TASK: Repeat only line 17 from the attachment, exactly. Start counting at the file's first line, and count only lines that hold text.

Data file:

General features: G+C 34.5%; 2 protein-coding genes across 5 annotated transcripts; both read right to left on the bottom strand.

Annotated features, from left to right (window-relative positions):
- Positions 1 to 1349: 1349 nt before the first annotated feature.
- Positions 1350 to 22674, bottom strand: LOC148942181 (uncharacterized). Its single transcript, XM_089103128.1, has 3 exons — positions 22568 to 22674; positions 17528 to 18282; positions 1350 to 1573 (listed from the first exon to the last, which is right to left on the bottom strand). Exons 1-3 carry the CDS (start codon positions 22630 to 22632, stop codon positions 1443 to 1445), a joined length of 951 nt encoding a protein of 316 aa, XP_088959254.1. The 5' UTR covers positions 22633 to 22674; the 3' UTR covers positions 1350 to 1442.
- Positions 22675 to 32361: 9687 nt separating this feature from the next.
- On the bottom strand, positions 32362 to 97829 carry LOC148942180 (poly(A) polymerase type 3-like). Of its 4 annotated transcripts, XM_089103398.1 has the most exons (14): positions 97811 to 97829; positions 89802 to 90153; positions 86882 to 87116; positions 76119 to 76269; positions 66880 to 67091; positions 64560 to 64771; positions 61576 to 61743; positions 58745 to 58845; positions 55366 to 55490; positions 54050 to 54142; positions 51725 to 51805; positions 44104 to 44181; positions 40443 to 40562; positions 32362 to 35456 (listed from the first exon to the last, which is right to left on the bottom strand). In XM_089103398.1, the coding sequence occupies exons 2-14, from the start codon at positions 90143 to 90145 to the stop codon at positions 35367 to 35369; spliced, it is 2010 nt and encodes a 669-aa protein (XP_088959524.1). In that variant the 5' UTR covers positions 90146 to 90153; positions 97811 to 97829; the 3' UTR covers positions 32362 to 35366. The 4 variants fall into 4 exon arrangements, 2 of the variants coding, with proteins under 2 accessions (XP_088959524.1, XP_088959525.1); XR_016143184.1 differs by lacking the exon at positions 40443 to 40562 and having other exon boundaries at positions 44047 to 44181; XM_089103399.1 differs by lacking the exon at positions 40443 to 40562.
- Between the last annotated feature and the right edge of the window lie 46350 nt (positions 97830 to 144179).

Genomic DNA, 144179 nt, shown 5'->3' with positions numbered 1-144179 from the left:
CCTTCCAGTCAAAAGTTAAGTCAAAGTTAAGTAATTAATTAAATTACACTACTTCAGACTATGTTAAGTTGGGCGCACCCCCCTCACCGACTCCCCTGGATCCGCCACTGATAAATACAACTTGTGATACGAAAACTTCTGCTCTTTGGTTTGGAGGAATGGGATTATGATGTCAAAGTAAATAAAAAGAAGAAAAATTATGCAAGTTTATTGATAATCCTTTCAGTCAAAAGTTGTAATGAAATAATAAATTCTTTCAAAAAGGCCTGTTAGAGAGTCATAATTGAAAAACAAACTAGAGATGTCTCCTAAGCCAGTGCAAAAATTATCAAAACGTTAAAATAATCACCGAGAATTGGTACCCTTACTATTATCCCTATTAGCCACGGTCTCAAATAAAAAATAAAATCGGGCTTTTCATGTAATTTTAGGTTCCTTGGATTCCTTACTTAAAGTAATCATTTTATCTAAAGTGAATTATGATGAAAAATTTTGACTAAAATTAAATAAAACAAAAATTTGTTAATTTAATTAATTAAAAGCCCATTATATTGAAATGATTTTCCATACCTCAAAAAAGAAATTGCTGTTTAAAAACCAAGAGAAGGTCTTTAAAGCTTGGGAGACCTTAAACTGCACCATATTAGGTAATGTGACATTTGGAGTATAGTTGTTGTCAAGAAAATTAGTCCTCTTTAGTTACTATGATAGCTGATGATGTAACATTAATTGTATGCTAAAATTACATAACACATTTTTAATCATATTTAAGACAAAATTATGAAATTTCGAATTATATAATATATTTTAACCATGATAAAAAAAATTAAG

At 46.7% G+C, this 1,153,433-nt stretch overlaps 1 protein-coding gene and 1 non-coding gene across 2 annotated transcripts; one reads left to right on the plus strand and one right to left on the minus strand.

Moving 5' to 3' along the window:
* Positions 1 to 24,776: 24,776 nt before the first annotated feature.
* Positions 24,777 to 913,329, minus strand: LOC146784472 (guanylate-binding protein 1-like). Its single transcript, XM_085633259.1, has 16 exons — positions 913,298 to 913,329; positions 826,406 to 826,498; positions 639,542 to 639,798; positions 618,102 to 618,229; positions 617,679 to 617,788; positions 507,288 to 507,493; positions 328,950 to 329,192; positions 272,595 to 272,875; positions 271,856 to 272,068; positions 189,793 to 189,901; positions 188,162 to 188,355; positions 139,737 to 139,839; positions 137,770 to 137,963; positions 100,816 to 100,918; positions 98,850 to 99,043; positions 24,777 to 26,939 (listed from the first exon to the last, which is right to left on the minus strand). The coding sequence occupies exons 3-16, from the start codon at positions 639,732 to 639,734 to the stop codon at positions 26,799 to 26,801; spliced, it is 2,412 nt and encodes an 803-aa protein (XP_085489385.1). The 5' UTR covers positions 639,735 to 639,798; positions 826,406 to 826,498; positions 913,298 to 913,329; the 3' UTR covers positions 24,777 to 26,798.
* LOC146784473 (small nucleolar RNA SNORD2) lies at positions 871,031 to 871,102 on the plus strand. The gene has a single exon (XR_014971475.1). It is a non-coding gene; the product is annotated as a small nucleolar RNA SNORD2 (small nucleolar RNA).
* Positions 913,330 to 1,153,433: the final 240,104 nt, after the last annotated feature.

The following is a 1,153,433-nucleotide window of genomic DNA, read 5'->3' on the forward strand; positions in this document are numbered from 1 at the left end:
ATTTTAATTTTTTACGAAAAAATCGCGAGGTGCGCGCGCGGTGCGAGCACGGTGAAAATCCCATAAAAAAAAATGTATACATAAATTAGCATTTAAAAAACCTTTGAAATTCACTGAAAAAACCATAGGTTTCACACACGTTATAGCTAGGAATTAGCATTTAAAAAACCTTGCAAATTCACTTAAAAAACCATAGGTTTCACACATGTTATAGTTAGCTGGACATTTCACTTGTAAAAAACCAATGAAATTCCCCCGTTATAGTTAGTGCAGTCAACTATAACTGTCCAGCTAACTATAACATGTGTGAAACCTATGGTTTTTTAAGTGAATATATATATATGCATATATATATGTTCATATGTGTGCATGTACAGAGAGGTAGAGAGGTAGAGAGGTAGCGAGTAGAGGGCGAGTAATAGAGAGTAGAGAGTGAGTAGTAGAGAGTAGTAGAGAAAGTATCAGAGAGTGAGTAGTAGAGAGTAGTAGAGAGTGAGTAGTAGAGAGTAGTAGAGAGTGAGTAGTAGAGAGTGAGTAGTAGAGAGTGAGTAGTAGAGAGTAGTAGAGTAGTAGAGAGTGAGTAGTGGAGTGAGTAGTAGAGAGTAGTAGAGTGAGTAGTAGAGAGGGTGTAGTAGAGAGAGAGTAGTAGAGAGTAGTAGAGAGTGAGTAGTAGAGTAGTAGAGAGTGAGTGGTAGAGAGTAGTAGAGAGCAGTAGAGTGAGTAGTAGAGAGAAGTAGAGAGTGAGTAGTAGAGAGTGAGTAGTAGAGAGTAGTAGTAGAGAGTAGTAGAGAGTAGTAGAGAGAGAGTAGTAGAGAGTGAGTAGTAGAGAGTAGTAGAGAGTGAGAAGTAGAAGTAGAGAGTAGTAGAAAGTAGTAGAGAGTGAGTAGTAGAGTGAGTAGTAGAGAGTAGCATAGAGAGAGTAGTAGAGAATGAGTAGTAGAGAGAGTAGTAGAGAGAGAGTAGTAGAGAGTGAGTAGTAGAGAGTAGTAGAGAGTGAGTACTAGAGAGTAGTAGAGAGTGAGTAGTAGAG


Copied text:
ATTTTAATTTTTTACGAAAAAATCGCGAGGTGCGCGCGCGGTGCGAGCACGGTGAAAATCCCATAAAAAAAAATGTATACATAAATTAGCATTTAAAAAACCTTTGAAATTCACTGAAAAAACCATAGGTTTCACACACGTTATAGCTAGGAATTAGCATTTAAAAAACCTTGCAAATTCACTTAAAAAACCATAGGTTTCACACATGTTATAGTTAGCTGGACATTTCACTTGTAAAAAACCAATGAAATTCCCCCGTTATAGTTAGTGCAGTCAACTATAACTGTCCAGCTAACTATAACATGTGTGAAACCTATGGTTTTTTAAGTGAATATATATATATGCATATATATATGTTCATATGTGTGCATGTACAGAGAGGTAGAGAGGTAGAGAGGTAGCGAGTAGAGGGCGAGTAATAGAGAGTAGAGAGTGAGTAGTAGAGAGTAGTAGAGAAAGTATCAGAGAGTGAGTAGTAGAGAGTAGTAGAGAGTGAGTAGTAGAGAGTAGTAGAGAGTGAGTAGTAGAGAGTGAGTAGTAGAGAGTGAGTAGTAGAGAGTAGTAGAGTAGTAGAGAGTGAGTAGTGGAGTGAGTAGTAGAGAGTAGTAGAGTGAGTAGTAGAGAGGGTGTAGTAGAGAGAGAGTAGTAGAGAGTAGTAGAGAGTGAGTAGTAGAGTAGTAGAGAGTGAGTGGTAGAGAGTAGTAGAGAGCAGTAGAGTGAGTAGTAGAGAGAAGTAGAGAGTGAGTAGTAGAGAGTGAGTAGTAGAGAGTAGTAGTAGAGAGTAGTAGAGAGTAGTAGAGAGAGAGTAGTAGAGAGTGAGTAGTAGAGAGTAGTAGAGAGTGAGAAGTAGAAGTAGAGAGTAGTAGAAAGTAGTAGAGAGTGAGTAGTAGAGTGAGTAGTAGAGAGTAGCATAGAGAGAGTAGTAGAGAATGAGTAGTAGAGAGAGTAGTAGAGAGAGAGTAGTAGAGAGTGAGTAGTAGAGAGTAGTAGAGAGTGAGTACTAGAGAGTAGTAGAGAGTGAGTAGTAGAG